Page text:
By Michael van Ginkel & Balázs Tárnok
The Belarus-Polish border crisis shows us that the situation on the Eastern frontier of Europe is escalating once again. To enhance resilience against Russian influence campaigns, Eastern and Central European countries should stick together. What seems evident in theory, however, is not always readily applied in practice. One of the most important cases of broken unity in Eastern Europe is the growing tension between Hungary and Ukraine, where heated debates over ethnic minority rights are now complemented by contradictory national interests in energy policy.
Understanding the regional intricacies that have led to the Hungarian-Ukrainian schism can assist the United States in developing a proactive policy for the region. The United States has a strong national interest in the normalization of Hungarian-Ukrainian relations. From a geopolitical perspective, Eastern and Central Europe play an increasingly important role in moderating China’s and Russia’s expanding influence. By encouraging local actors, including NATO member states like Hungary and NATO partner-states like Ukraine, to build enduring bilateral relations, the U.S. can enhance integrity and cooperation on NATO’s Eastern front.
Ethnic Minority Rights
Ukraine’s multiethnic composition has recently led to a resurgence in identity politics. Since its independence, Ukraine has protected the fundamental rights of ethnic minorities within its borders, including the right to be educated in mother tongues. The annexation of Crimea by Russia in 2014 and continued Russian support for non-state actors in Donbas triggered a change in policy. Since the Kremlin justified infringing on Ukrainian territorial sovereignty by citing Russian ethnic and linguistic ties to the local population, Kyiv decided to increase national resiliency by disincentivizing Russian language use in Ukraine.
In 2017, the Ukrainian Parliament adopted the new Law on Education, reducing traditional rights of ethnic minorities to be educated in their native language. Two years later, the new State Language Law limited the use of minority languages in the spheres of public life—only private communications and religious events were exempted. Although Kyiv’s new policies are directed at its Russian speaking population, all ethnic minorities have been heavily impacted, including Bulgarians, Hungarians, Poles, and Romanians. The kin-states of these minorities all protested against the new language regime. The strongest reaction came from Hungary, which has decided to block top-level political talks between NATO and Kyiv. Budapest has pledged to resume its full support for Ukraine’s ambitions towards Western integration once minority rights are restored.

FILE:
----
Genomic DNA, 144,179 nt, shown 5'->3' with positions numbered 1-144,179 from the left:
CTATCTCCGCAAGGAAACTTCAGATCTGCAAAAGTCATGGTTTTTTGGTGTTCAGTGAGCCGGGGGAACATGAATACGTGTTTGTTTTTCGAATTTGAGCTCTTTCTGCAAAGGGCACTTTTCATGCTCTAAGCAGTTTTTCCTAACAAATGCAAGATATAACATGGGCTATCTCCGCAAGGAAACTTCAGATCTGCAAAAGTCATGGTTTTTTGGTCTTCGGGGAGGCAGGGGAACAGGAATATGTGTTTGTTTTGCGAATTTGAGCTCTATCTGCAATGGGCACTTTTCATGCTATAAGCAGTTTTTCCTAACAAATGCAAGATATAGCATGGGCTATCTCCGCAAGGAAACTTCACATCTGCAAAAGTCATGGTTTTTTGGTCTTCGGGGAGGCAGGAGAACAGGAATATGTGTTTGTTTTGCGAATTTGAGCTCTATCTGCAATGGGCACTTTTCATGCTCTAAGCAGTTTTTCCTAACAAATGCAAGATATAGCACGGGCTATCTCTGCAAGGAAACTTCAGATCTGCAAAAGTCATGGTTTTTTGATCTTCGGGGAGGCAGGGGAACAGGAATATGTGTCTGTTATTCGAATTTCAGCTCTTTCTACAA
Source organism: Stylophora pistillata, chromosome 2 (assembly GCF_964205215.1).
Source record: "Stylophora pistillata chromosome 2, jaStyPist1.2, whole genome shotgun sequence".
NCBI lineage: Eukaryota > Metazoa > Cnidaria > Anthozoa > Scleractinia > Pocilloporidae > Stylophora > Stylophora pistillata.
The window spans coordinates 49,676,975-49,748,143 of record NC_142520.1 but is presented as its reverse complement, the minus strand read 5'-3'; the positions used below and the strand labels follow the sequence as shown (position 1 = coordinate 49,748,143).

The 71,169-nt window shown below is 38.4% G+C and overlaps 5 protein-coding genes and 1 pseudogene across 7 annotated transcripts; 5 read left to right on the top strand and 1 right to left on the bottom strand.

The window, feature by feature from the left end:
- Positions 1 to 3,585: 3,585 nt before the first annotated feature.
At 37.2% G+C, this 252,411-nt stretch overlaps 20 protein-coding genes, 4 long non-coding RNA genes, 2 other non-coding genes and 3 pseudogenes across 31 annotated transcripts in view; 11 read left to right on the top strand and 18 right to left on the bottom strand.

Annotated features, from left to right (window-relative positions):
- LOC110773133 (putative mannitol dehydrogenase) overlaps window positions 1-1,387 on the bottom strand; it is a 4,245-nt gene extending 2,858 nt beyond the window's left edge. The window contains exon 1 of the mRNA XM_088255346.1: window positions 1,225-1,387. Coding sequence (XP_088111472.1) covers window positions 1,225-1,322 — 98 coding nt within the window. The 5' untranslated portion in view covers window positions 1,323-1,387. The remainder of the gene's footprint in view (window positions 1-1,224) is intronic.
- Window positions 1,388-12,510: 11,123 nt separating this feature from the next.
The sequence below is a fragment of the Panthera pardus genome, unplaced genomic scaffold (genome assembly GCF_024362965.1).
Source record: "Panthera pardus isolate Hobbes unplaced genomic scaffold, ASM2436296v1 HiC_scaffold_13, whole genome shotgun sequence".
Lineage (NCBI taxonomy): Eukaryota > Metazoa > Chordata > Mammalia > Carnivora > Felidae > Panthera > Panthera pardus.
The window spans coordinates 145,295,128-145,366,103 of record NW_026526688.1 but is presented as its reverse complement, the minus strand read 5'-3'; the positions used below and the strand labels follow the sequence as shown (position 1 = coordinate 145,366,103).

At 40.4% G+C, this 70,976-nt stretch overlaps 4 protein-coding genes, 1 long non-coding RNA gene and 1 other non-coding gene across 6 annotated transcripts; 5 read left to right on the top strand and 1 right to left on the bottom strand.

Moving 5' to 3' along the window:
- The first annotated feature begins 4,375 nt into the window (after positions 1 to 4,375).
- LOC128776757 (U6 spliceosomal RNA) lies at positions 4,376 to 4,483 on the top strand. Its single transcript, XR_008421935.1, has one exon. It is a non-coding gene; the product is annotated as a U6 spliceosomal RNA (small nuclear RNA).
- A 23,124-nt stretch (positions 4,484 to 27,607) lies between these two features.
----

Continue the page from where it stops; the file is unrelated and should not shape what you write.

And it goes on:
Hungary’s reaction was foreseeable. Just like other countries in Central and Eastern Europe, Hungary has a special bond to ethnic Hungarians living beyond its borders. As a result of the border changes after the two world wars, today 2 million ethnic Hungarians live in the neighboring countries, including some 150,000 ethnic Hungarians in Western Ukraine. The well-being of these communities has always been important for Hungary. This is not only the priority of the current government but also a constitutional obligation dating back to the country’s independence.
Moreover, in the Basic Treaty between Hungary and Ukraine, which entered into force in 1993, both parties declared that they would ensure the necessary opportunities for ethnic minorities to learn their native language and to study in their native language at all levels of the educational system. Ukraine breached this agreement when it introduced new language laws that infringed upon these established rights of ethnic minorities, including Hungarians.
A divergence of interests in the energy sector has only deepened the divide between Ukraine and Hungary. Ukraine’s extensive gas pipeline system, which has an annual transit capacity of 146 billion cubic meters (bcm), historically provided 40 percent of Europe’s gas import needs. By transiting hydrocarbons from Russia to Europe, Ukraine collects upwards of $3 billion a year in transit fees. The funds proved especially crucial for Ukraine after the economic deprivations caused by Russian transgressions in Crimea and Donbas.